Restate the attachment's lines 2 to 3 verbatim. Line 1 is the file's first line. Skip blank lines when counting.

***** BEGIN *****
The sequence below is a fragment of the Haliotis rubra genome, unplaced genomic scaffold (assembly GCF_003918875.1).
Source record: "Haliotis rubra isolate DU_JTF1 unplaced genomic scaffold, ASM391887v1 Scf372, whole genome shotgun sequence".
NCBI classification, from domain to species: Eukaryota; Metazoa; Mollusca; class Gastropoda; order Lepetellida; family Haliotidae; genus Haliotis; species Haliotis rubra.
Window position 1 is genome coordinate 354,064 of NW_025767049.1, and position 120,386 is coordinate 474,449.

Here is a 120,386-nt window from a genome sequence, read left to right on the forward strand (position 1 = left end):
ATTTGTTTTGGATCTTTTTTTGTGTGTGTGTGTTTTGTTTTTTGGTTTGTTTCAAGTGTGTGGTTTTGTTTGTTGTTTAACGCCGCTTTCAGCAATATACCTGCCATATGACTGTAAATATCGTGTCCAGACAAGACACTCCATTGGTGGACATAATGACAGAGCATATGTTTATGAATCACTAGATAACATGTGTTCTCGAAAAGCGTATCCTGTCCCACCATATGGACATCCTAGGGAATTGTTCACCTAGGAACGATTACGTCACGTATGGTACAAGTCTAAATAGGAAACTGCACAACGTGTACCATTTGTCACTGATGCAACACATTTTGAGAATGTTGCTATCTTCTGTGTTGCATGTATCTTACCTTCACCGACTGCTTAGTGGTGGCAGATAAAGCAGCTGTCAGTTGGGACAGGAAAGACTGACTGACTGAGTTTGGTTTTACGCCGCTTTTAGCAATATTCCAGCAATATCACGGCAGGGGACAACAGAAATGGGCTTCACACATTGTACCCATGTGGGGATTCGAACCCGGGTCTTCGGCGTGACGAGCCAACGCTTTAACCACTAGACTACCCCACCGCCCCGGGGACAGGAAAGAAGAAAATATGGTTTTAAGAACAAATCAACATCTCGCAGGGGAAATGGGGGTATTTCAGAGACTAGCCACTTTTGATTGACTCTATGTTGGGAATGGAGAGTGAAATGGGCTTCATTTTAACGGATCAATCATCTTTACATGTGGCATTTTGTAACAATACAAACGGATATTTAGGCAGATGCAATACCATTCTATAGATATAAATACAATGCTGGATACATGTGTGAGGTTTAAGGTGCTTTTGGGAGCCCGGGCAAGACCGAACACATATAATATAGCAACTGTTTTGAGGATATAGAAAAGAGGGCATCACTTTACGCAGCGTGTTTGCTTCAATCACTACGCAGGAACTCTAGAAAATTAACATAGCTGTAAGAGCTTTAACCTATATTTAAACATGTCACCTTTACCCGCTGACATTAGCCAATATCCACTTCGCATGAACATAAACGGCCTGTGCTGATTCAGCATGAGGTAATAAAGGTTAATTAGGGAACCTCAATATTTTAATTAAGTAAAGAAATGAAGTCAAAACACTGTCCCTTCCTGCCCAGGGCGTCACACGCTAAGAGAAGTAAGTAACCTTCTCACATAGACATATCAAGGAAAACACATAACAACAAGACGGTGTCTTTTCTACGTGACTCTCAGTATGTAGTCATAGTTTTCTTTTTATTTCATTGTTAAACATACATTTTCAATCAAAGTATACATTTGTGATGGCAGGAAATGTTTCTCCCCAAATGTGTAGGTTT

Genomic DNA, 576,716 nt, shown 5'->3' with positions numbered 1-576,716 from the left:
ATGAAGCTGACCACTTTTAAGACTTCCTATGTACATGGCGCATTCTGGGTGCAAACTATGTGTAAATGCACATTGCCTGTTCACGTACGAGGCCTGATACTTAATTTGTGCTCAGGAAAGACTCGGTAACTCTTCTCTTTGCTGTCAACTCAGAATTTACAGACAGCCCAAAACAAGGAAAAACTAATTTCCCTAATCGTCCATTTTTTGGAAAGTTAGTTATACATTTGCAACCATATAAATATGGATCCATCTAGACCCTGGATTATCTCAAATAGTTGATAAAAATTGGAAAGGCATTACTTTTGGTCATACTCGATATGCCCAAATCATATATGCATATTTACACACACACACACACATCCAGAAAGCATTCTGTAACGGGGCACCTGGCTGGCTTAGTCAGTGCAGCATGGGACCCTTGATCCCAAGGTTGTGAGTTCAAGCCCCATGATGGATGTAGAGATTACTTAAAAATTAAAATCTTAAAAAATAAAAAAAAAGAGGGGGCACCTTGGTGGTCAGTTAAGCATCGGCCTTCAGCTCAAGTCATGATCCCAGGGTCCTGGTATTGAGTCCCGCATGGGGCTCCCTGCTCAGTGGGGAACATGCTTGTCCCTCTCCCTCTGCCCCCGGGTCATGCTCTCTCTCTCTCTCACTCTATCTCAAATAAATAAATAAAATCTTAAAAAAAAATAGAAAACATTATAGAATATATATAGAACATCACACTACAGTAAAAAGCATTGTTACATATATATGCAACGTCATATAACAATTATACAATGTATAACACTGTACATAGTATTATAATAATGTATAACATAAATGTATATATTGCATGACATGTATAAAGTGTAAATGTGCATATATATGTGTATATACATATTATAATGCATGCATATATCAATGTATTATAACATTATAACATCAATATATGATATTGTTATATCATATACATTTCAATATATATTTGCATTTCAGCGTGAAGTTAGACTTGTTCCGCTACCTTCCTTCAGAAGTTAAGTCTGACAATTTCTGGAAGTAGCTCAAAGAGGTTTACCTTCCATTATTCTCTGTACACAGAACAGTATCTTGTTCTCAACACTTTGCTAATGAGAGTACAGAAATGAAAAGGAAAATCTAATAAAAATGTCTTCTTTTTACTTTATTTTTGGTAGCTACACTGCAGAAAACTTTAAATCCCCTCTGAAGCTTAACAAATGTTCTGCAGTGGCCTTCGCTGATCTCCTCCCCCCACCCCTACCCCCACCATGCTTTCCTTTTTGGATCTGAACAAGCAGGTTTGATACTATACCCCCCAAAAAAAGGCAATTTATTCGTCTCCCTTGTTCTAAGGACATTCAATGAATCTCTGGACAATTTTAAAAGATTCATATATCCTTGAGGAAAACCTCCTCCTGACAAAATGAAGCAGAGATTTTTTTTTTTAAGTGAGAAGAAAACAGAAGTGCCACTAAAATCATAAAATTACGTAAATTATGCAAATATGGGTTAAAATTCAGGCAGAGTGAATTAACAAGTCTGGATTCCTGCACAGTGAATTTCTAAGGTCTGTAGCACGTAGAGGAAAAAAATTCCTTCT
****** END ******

Source record: "Haliotis rubra isolate DU_JTF1 unplaced genomic scaffold, ASM391887v1 Scf372, whole genome shotgun sequence".
NCBI classification, from domain to species: Eukaryota; Metazoa; Mollusca; class Gastropoda; order Lepetellida; family Haliotidae; genus Haliotis; species Haliotis rubra.